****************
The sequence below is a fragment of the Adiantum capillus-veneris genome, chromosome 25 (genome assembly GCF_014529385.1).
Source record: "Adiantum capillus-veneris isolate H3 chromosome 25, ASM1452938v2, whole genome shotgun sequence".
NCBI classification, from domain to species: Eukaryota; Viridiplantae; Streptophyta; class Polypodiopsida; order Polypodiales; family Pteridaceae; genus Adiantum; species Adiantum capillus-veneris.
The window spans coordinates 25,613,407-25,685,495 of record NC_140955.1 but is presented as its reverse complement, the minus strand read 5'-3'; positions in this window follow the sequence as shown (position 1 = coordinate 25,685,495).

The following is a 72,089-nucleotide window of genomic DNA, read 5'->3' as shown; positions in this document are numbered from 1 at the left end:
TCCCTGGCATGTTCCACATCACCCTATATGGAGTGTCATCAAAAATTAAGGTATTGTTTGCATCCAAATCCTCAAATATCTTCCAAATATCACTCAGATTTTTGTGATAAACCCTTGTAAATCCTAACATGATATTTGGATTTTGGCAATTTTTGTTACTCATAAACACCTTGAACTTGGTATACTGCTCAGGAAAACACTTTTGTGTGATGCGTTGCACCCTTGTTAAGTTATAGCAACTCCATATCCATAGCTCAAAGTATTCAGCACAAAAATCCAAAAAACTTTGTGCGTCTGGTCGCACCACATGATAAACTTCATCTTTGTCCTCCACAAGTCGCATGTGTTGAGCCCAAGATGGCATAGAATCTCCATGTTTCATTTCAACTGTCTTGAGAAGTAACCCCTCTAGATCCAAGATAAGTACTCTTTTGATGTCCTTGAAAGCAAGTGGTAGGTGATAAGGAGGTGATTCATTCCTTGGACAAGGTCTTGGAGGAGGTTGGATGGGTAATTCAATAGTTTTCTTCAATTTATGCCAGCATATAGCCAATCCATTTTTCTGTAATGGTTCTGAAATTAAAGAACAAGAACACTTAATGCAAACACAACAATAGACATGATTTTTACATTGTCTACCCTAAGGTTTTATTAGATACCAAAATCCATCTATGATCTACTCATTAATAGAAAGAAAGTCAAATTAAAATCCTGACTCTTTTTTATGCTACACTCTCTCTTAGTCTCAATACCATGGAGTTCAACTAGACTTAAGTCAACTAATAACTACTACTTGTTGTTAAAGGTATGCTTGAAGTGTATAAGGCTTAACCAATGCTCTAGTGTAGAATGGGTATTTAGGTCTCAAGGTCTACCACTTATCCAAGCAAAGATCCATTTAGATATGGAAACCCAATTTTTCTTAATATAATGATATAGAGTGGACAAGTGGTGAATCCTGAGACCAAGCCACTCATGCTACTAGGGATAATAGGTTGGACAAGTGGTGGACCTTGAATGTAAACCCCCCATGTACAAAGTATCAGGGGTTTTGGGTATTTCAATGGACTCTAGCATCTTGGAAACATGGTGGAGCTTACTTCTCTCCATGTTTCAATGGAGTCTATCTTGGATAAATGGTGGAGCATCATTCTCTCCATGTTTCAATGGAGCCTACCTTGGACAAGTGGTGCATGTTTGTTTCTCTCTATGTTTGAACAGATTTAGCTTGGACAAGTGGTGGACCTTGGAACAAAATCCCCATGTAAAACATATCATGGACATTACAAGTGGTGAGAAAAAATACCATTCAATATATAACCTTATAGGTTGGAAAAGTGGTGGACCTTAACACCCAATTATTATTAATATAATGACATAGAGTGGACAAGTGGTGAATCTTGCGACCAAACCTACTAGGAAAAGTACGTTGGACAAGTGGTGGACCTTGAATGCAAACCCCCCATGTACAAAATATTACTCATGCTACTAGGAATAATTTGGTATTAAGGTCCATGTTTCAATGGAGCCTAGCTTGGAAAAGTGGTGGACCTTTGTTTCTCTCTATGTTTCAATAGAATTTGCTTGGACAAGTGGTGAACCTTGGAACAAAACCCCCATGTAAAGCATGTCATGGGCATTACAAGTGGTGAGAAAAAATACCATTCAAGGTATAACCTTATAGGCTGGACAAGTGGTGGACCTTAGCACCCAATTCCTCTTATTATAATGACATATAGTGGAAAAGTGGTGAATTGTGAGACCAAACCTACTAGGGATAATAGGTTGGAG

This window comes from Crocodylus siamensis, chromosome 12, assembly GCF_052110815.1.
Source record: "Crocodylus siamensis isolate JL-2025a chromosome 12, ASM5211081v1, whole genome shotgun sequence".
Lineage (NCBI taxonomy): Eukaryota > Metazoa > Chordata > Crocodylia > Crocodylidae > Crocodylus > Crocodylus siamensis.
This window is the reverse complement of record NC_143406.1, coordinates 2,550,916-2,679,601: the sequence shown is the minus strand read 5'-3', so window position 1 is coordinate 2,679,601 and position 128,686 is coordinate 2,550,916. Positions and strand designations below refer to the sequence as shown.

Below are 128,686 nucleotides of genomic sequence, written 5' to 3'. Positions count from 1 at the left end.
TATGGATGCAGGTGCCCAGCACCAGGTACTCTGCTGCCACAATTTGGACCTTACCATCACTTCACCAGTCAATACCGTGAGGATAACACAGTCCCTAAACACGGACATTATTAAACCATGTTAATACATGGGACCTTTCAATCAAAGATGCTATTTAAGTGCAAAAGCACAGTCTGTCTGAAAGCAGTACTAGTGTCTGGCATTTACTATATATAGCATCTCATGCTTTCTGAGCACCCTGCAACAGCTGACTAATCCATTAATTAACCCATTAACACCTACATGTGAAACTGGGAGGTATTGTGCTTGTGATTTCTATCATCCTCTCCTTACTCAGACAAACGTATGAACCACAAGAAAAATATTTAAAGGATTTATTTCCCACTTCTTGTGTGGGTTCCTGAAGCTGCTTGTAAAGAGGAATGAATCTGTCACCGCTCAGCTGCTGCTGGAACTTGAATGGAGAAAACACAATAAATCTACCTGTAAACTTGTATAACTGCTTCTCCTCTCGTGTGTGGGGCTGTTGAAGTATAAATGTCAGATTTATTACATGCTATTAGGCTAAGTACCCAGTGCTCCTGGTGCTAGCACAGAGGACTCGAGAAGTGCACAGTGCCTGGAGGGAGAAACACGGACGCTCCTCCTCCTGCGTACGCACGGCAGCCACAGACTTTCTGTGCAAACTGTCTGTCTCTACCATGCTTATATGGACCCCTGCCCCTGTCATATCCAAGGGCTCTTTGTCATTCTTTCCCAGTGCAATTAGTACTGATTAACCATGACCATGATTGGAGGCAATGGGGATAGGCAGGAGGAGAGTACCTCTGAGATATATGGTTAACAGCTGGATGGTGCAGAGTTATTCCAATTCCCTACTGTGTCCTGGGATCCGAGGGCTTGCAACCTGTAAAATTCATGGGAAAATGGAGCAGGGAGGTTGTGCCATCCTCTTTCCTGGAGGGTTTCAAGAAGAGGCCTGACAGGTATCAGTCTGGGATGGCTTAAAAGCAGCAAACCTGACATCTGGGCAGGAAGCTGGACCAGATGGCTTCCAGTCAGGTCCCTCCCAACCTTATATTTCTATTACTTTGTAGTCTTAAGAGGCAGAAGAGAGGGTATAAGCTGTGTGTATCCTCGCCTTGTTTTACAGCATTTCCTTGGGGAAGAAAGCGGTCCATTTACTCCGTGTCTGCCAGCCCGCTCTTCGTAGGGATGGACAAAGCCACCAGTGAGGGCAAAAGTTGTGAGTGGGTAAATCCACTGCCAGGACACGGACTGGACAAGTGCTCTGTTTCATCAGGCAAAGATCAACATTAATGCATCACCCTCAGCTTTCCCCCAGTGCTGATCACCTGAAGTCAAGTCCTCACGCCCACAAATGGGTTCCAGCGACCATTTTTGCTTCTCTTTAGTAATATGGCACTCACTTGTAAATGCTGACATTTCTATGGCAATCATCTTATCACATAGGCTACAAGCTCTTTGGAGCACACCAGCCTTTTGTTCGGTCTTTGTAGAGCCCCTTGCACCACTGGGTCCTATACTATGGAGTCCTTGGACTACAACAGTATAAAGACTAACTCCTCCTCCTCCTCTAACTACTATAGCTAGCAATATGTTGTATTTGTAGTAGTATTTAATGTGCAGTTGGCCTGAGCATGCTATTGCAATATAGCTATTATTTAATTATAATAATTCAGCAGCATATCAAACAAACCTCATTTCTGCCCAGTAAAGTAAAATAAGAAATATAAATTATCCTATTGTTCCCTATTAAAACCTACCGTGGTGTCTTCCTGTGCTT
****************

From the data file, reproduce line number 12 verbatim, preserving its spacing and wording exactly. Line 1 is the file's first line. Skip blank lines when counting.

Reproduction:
TATGGATGCAGGTGCCCAGCACCAGGTACTCTGCTGCCACAATTTGGACCTTACCATCACTTCACCAGTCAATACCGTGAGGATAACACAGTCCCTAAACACGGACATTATTAAACCATGTTAATACATGGGACCTTTCAATCAAAGATGCTATTTAAGTGCAAAAGCACAGTCTGTCTGAAAGCAGTACTAGTGTCTGGCATTTACTATATATAGCATCTCATGCTTTCTGAGCACCCTGCAACAGCTGACTAATCCATTAATTAACCCATTAACACCTACATGTGAAACTGGGAGGTATTGTGCTTGTGATTTCTATCATCCTCTCCTTACTCAGACAAACGTATGAACCACAAGAAAAATATTTAAAGGATTTATTTCCCACTTCTTGTGTGGGTTCCTGAAGCTGCTTGTAAAGAGGAATGAATCTGTCACCGCTCAGCTGCTGCTGGAACTTGAATGGAGAAAACACAATAAATCTACCTGTAAACTTGTATAACTGCTTCTCCTCTCGTGTGTGGGGCTGTTGAAGTATAAATGTCAGATTTATTACATGCTATTAGGCTAAGTACCCAGTGCTCCTGGTGCTAGCACAGAGGACTCGAGAAGTGCACAGTGCCTGGAGGGAGAAACACGGACGCTCCTCCTCCTGCGTACGCACGGCAGCCACAGACTTTCTGTGCAAACTGTCTGTCTCTACCATGCTTATATGGACCCCTGCCCCTGTCATATCCAAGGGCTCTTTGTCATTCTTTCCCAGTGCAATTAGTACTGATTAACCATGACCATGATTGGAGGCAATGGGGATAGGCAGGAGGAGAGTACCTCTGAGATATATGGTTAACAGCTGGATGGTGCAGAGTTATTCCAATTCCCTACTGTGTCCTGGGATCCGAGGGCTTGCAACCTGTAAAATTCATGGGAAAATGGAGCAGGGAGGTTGTGCCATCCTCTTTCCTGGAGGGTTTCAAGAAGAGGCCTGACAGGTATCAGTCTGGGATGGCTTAAAAGCAGCAAACCTGACATCTGGGCAGGAAGCTGGACCAGATGGCTTCCAGTCAGGTCCCTCCCAACCTTATATTTCTATTACTTTGTAGTCTTAAGAGGCAGAAGAGAGGGTATAAGCTGTGTGTATCCTCGCCTTGTTTTACAGCATTTCCTTGGGGAAGAAAGCGGTCCATTTACTCCGTGTCTGCCAGCCCGCTCTTCGTAGGGATGGACAAAGCCACCAGTGAGGGCAAAAGTTGTGAGTGGGTAAATCCACTGCCAGGACACGGACTGGACAAGTGCTCTGTTTCATCAGGCAAAGATCAACATTAATGCATCACCCTCAGCTTTCCCCCAGTGCTGATCACCTGAAGTCAAGTCCTCACGCCCACAAATGGGTTCCAGCGACCATTTTTGCTTCTCTTTAGTAATATGGCACTCACTTGTAAATGCTGACATTTCTATGGCAATCATCTTATCACATAGGCTACAAGCTCTTTGGAGCACACCAGCCTTTTGTTCGGTCTTTGTAGAGCCCCTTGCACCACTGGGTCCTATACTATGGAGTCCTTGGACTACAACAGTATAAAGACTAACTCCTCCTCCTCCTCTAACTACTATAGCTAGCAATATGTTGTATTTGTAGTAGTATTTAATGTGCAGTTGGCCTGAGCATGCTATTGCAATATAGCTATTATTTAATTATAATAATTCAGCAGCATATCAAACAAACCTCATTTCTGCCCAGTAAAGTAAAATAAGAAATATAAATTATCCTATTGTTCCCTATTAAAACCTACCGTGGTGTCTTCCTGTGCTT